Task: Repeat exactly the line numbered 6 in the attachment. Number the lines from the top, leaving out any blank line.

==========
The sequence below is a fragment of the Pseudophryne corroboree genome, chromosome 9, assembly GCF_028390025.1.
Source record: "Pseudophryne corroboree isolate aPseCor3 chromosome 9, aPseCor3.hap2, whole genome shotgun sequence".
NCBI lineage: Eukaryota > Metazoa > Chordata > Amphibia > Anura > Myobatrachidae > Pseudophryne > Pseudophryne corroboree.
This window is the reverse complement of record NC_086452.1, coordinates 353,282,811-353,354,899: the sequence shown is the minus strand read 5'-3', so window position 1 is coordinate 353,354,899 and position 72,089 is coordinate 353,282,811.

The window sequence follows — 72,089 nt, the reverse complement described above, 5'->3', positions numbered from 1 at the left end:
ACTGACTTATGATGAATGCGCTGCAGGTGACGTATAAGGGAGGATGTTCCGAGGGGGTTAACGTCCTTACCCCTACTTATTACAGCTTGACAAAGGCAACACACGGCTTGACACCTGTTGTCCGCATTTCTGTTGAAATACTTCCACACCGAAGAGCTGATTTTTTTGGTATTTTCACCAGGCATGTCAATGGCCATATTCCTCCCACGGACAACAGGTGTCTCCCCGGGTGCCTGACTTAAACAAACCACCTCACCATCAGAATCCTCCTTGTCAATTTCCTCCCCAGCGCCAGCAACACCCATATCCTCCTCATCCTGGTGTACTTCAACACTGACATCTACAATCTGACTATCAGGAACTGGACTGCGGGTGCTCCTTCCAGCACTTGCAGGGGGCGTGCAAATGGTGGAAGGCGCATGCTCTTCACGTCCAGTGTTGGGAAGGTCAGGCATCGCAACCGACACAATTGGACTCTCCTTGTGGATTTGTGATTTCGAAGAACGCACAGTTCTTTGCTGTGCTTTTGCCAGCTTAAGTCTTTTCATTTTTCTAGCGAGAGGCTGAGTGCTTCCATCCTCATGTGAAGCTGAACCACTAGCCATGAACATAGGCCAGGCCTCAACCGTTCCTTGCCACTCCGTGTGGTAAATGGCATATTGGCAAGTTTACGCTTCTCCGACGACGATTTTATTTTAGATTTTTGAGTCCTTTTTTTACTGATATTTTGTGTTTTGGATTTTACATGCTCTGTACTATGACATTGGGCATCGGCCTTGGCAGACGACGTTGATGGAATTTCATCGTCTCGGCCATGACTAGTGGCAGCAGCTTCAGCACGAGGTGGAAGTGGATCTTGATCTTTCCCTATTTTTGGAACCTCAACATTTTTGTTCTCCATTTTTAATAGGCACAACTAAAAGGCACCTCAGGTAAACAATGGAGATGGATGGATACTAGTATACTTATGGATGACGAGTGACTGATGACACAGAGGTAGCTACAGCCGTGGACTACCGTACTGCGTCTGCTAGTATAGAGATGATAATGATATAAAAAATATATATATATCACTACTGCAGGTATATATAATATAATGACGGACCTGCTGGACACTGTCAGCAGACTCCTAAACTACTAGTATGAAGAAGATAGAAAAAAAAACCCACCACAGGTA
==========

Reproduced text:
ACTGACTTATGATGAATGCGCTGCAGGTGACGTATAAGGGAGGATGTTCCGAGGGGGTTAACGTCCTTACCCCTACTTATTACAGCTTGACAAAGGCAACACACGGCTTGACACCTGTTGTCCGCATTTCTGTTGAAATACTTCCACACCGAAGAGCTGATTTTTTTGGTATTTTCACCAGGCATGTCAATGGCCATATTCCTCCCACGGACAACAGGTGTCTCCCCGGGTGCCTGACTTAAACAAACCACCTCACCATCAGAATCCTCCTTGTCAATTTCCTCCCCAGCGCCAGCAACACCCATATCCTCCTCATCCTGGTGTACTTCAACACTGACATCTACAATCTGACTATCAGGAACTGGACTGCGGGTGCTCCTTCCAGCACTTGCAGGGGGCGTGCAAATGGTGGAAGGCGCATGCTCTTCACGTCCAGTGTTGGGAAGGTCAGGCATCGCAACCGACACAATTGGACTCTCCTTGTGGATTTGTGATTTCGAAGAACGCACAGTTCTTTGCTGTGCTTTTGCCAGCTTAAGTCTTTTCATTTTTCTAGCGAGAGGCTGAGTGCTTCCATCCTCATGTGAAGCTGAACCACTAGCCATGAACATAGGCCAGGCCTCAACCGTTCCTTGCCACTCCGTGTGGTAAATGGCATATTGGCAAGTTTACGCTTCTCCGACGACGATTTTATTTTAGATTTTTGAGTCCTTTTTTTACTGATATTTTGTGTTTTGGATTTTACATGCTCTGTACTATGACATTGGGCATCGGCCTTGGCAGACGACGTTGATGGAATTTCATCGTCTCGGCCATGACTAGTGGCAGCAGCTTCAGCACGAGGTGGAAGTGGATCTTGATCTTTCCCTATTTTTGGAACCTCAACATTTTTGTTCTCCATTTTTAATAGGCACAACTAAAAGGCACCTCAGGTAAACAATGGAGATGGATGGATACTAGTATACTTATGGATGACGAGTGACTGATGACACAGAGGTAGCTACAGCCGTGGACTACCGTACTGCGTCTGCTAGTATAGAGATGATAATGATATAAAAAATATATATATATCACTACTGCAGGTATATATAATATAATGACGGACCTGCTGGACACTGTCAGCAGACTCCTAAACTACTAGTATGAAGAAGATAGAAAAAAAAACCCACCACAGGTA